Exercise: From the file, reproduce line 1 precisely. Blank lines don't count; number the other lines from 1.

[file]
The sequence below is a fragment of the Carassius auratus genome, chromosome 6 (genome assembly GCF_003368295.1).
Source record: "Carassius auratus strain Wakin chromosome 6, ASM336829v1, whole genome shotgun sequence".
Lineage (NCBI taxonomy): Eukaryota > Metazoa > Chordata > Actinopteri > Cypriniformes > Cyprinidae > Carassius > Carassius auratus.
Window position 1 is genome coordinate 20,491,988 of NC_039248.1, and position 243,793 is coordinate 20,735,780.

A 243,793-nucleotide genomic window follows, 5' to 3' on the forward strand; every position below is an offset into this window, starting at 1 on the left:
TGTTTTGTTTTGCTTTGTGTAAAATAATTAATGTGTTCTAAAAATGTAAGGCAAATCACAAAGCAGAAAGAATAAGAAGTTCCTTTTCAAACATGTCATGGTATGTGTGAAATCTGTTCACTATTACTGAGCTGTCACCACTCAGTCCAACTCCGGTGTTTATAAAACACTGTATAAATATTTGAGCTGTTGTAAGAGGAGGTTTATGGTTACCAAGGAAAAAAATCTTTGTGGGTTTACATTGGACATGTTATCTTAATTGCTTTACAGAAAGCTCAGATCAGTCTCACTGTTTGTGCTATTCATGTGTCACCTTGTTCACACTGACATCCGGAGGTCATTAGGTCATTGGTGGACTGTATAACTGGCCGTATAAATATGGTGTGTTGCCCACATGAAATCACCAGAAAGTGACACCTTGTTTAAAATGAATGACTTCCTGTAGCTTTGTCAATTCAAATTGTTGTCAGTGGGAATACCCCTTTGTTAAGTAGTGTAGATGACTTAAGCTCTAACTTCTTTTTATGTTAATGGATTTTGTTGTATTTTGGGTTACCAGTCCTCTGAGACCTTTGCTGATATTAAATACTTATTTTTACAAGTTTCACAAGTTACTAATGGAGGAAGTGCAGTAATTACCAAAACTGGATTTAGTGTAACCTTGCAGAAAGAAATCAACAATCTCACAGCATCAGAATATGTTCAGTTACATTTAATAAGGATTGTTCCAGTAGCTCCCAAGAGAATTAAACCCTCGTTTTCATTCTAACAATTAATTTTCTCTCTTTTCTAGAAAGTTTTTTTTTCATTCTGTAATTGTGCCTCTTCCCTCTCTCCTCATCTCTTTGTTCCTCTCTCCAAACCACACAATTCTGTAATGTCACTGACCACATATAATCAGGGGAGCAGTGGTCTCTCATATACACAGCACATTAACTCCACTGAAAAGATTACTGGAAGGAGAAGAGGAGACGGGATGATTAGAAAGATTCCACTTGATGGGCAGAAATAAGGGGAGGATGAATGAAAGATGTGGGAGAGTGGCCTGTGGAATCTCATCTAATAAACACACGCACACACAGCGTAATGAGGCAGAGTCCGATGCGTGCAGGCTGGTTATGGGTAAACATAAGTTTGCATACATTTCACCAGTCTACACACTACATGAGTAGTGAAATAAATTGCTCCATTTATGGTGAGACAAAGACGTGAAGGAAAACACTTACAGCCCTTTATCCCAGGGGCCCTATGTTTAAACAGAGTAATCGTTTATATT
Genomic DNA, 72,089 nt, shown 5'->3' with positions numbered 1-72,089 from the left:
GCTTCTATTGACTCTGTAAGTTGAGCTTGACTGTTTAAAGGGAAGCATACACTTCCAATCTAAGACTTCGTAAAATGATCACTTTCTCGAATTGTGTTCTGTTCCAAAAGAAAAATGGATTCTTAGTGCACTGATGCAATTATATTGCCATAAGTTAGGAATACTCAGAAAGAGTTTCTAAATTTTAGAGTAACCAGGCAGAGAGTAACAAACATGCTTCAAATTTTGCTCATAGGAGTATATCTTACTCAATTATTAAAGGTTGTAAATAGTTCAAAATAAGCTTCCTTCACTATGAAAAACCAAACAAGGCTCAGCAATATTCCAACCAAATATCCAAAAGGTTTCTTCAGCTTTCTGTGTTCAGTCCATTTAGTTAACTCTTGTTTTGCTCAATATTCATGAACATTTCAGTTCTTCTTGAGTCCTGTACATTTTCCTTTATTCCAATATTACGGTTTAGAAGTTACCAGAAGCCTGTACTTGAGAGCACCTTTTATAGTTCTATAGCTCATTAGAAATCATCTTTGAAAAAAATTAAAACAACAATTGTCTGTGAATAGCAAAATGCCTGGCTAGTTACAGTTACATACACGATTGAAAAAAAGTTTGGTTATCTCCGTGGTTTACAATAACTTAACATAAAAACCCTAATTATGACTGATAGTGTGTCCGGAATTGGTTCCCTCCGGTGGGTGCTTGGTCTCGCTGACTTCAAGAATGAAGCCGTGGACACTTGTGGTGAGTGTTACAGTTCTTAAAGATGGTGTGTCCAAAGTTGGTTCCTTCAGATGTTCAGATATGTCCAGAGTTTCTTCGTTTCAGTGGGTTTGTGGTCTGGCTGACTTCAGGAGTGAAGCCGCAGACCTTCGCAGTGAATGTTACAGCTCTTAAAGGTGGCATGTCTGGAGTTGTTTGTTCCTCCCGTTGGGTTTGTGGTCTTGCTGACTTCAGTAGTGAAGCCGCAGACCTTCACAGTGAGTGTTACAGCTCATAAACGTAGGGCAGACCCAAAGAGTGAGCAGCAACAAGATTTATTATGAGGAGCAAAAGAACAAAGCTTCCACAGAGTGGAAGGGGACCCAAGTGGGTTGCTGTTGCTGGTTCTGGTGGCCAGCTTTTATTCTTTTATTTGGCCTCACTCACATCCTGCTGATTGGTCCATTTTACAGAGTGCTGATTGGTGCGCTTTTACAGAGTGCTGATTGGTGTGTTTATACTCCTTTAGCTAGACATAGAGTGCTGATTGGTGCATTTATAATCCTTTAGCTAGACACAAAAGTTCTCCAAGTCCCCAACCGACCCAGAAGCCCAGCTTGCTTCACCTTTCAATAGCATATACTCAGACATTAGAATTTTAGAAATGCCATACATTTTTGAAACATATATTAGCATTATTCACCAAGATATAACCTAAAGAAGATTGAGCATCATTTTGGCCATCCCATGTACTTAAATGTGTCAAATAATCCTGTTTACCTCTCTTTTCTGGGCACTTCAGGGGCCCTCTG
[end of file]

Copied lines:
The sequence below is a fragment of the Carassius auratus genome, chromosome 6 (genome assembly GCF_003368295.1).